Woodrow "Woodie" Assaf, 92, radio and television personality passed away Friday, November 13, 2009, at Riggs Manor Retirement Center. Visitation will be from 4 - 7 p.m. Friday, November 20, 2009, at Wright and Ferguson Funeral Home on High Street in Jackson and 9:30 a.m. Saturday, November 21, 2009, before the 11:00 a.m. Funeral Service at Alta Woods United Methodist Church. Burial will follow in Lakewood Memorial Park.
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Woodie was born in McComb on March 15, 1917. He graduated from McComb High School and attended Southwest Junior College and Louisiana State University. Woodie began his career at WSKB in McComb in 1937, and then left to attend Columbia Radio College in Chicago. He entered the Army as a private in 1941, advanced to the rank of 1st Lieutenant, and was a training officer during World War II. After discharge, he again entered broadcasting and worked for radio station WQBC in Vicksburg and then WJDX in Jackson. He went to work for WLBT-TV the day it went on the air, December 20, 1953. For several years he worked for both WJDX and WLBT, recording commercials, reporting news, sports and weather and selling advertising. He was best known as the Channel 3 Weatherman, a title he held longer than any other TV weatherman in the nation. He never claimed to be a meteorologist or forecaster. He only "reported" the weather, and said viewers wanted to know "when to plant their crops" and "how to dress their children for school". His tag line was always, "The weatherman told me to tell you
Woodie Assaf was an active member of his community and a charter member of Alta Woods United Methodist Church. He received numerous achievements and volunteer awards, and hosted many events and telethons. He brought Danny Thomas to Jackson to raise money to build St. Jude's Hospital in Memphis. After Hurricane Camille hit Mississippi in 1969, Woodie hosted a benefit that starred Bob Hope and raised more than $2.5 million dollars. He organized and hosted a benefit show for the victims of the 1979 Easter flood, and annually hosted the Easter Seal Telethon, providing services for thousands of Mississippians with disabilities. A benefit close to Woodie's heart was providing toys for needy children each year through Santa's Toy Chest. Each summer he entertained the troops at Camp Shelby. He emceed Jackson Day at the Neshoba County Fair every summer. He was the voice of the Hinds Hi- Steppers, and emceed countless beauty pageants and special events. He was the inspiration for the popular jingle, "What's Woodie Say?" He encouraged children's knowledge of science and weather through his nightly Weather School questions. Woodie loved coming into his viewers' homes each day, especially at Christmas when he delighted in tracking Santa on the radar. Of all of his achievements, Woodie said one of his most cherished honors was carrying the Olympic Torch on May 25, 1996, representing WLBT-TV.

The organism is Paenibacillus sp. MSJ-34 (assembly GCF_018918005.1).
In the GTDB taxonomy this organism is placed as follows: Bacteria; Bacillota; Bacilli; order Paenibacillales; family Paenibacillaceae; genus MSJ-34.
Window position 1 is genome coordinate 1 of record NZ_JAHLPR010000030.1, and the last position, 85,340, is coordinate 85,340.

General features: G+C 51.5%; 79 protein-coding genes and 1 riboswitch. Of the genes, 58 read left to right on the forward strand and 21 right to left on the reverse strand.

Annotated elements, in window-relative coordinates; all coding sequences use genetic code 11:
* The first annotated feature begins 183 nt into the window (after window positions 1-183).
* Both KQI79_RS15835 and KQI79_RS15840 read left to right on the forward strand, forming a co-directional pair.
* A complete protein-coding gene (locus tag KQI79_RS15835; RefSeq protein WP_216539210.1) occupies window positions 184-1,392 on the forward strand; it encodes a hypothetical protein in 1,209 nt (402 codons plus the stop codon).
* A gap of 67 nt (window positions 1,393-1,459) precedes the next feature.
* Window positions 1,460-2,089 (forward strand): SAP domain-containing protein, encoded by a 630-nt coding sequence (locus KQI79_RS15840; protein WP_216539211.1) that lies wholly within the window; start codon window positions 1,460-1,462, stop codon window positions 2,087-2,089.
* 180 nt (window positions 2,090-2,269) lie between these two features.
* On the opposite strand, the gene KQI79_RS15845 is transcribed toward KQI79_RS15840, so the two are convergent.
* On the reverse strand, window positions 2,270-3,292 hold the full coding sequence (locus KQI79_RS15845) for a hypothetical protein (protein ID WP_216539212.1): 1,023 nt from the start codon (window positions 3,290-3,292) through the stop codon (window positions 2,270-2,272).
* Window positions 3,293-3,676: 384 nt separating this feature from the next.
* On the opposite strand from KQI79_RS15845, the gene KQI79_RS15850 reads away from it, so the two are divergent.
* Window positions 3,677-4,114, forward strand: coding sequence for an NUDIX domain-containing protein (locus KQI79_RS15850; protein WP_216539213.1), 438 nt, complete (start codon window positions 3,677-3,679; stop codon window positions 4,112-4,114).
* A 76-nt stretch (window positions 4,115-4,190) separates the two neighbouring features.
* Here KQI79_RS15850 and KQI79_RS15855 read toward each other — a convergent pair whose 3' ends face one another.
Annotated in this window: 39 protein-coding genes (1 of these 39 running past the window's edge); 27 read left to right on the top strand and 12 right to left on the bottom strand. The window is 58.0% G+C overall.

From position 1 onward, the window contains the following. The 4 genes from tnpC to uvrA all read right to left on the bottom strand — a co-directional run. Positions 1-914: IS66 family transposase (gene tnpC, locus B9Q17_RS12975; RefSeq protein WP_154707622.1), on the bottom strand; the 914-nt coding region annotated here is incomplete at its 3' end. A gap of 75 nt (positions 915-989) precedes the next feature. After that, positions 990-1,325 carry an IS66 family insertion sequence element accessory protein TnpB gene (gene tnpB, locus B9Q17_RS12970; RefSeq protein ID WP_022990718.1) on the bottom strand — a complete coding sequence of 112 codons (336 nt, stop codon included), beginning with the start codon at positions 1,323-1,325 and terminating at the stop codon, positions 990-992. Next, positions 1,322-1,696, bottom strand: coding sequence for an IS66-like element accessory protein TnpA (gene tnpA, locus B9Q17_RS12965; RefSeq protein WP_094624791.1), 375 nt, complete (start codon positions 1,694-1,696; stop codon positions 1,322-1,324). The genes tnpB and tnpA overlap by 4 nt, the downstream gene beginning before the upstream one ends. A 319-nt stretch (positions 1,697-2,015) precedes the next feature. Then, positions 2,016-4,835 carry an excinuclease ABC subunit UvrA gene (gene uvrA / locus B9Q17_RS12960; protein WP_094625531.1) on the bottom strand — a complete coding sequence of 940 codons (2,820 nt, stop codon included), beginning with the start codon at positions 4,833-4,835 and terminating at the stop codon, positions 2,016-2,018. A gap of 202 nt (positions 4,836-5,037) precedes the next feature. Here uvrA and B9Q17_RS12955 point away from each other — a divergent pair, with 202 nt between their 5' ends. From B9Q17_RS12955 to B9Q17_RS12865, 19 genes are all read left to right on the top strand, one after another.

His greatest love was his family. He is preceded in death by his wife of 65 years, Ruby Nickey Assaf.
Survivors include his daughters, Deenie Grubbs of Madison and Debbie Hartzog (Rickey) of Madison; grandchildren, Ellis Grubbs of Birmingham, AL, Neal Hartzog (Jenny) of Chapel Hill, NC, and Katie Hartzog of New York City; great-grandson, Woodrow Will Hartzog; and many other family members.
The family would like to thank his many caregivers for their loving care, especially those at Riggs Manor and Camellia Hospice.
In lieu of flowers, the family requests that memorials be made to Alta Woods United Methodist Church, 109 Alta Woods Blvd., Jackson, MS 39204 or your favorite charity.
Published in Clarion Ledger on Nov. 18, 2009